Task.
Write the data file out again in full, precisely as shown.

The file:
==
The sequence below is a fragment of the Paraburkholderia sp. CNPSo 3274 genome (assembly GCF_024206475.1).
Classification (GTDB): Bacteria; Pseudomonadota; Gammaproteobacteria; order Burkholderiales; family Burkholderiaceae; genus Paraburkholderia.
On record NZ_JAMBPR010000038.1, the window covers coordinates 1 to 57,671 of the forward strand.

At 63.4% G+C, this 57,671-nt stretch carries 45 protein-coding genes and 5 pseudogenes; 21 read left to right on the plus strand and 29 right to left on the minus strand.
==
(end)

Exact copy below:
The sequence below is a fragment of the Paraburkholderia sp. CNPSo 3274 genome (assembly GCF_024206475.1).
Classification (GTDB): Bacteria; Pseudomonadota; Gammaproteobacteria; order Burkholderiales; family Burkholderiaceae; genus Paraburkholderia.
On record NZ_JAMBPR010000038.1, the window covers coordinates 1 to 57,671 of the forward strand.

At 63.4% G+C, this 57,671-nt stretch carries 45 protein-coding genes and 5 pseudogenes; 21 read left to right on the plus strand and 29 right to left on the minus strand.